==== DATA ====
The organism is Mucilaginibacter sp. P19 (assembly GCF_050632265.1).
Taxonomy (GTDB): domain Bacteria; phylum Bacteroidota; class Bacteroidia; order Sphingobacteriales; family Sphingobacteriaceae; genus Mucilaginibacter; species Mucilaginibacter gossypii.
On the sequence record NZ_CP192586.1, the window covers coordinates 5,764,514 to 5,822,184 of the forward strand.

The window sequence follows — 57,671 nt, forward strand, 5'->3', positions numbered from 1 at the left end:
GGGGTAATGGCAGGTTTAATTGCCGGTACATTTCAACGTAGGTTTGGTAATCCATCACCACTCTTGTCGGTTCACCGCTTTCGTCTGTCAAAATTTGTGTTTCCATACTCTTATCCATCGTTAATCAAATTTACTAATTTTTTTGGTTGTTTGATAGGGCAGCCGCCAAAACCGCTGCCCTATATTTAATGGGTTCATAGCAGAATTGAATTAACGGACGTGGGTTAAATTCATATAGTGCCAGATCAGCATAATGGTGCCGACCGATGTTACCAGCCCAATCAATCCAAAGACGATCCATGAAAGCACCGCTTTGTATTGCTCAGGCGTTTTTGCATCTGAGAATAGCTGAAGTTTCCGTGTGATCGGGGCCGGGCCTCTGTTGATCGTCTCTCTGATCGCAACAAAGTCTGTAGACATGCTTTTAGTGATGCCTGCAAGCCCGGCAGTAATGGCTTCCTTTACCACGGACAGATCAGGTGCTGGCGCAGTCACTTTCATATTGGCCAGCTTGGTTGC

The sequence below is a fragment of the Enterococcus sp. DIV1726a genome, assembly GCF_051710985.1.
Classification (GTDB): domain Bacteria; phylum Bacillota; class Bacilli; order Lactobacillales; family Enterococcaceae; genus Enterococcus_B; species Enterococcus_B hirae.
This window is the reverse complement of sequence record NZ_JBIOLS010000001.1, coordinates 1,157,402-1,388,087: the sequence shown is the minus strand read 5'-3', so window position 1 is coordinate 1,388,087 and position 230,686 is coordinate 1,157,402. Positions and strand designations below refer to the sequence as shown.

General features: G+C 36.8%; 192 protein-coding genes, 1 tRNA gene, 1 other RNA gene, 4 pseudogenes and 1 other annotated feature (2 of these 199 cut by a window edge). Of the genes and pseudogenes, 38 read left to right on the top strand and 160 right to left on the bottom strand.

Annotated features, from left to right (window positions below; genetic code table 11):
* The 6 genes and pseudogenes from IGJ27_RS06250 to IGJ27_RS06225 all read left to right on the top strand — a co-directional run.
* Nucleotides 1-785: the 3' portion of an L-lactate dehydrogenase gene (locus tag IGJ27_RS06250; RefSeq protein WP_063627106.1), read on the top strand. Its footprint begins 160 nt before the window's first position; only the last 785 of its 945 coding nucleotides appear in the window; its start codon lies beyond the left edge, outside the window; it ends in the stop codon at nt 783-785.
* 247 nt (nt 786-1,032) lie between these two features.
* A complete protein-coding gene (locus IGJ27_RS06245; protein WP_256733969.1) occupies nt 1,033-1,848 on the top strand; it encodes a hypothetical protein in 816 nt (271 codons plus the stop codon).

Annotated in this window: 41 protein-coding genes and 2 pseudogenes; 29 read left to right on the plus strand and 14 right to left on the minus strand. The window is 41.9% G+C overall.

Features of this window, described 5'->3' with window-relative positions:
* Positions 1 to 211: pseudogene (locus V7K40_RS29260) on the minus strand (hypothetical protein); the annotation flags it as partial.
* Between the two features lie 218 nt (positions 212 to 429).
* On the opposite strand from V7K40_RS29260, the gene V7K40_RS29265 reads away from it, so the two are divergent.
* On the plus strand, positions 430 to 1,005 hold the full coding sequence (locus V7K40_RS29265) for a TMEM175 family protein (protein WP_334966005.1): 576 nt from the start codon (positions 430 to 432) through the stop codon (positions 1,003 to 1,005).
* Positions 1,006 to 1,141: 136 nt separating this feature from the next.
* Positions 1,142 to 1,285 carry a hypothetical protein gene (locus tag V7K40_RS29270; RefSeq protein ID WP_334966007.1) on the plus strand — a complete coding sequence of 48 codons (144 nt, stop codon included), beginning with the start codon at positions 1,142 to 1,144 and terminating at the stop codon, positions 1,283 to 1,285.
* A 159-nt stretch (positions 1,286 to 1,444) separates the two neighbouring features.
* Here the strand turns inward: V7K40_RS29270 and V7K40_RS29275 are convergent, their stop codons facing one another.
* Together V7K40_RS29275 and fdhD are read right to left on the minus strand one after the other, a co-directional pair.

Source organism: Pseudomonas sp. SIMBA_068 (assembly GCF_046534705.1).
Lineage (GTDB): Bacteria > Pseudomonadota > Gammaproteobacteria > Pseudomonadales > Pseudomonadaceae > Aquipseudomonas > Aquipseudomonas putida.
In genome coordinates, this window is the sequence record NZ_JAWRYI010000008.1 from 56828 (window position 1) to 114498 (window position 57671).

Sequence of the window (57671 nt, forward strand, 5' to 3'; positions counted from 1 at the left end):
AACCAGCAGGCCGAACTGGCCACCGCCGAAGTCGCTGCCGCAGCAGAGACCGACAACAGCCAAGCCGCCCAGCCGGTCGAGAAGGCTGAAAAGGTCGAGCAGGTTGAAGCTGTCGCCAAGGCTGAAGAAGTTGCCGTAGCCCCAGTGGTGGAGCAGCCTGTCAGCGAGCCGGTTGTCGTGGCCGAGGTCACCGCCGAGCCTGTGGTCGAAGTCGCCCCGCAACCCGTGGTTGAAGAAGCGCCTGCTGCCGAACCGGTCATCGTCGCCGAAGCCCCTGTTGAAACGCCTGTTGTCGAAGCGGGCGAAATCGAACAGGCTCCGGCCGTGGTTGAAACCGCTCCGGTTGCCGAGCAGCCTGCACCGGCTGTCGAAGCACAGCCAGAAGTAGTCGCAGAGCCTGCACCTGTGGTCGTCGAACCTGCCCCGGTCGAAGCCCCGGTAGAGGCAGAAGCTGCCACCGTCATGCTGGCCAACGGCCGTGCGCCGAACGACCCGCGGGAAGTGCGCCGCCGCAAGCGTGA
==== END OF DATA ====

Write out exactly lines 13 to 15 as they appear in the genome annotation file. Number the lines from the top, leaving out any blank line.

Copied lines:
* 247 nt (nt 786-1,032) lie between these two features.
* A complete protein-coding gene (locus IGJ27_RS06245; protein WP_256733969.1) occupies nt 1,033-1,848 on the top strand; it encodes a hypothetical protein in 816 nt (271 codons plus the stop codon).

Annotated in this window: 41 protein-coding genes and 2 pseudogenes; 29 read left to right on the plus strand and 14 right to left on the minus strand. The window is 41.9% G+C overall.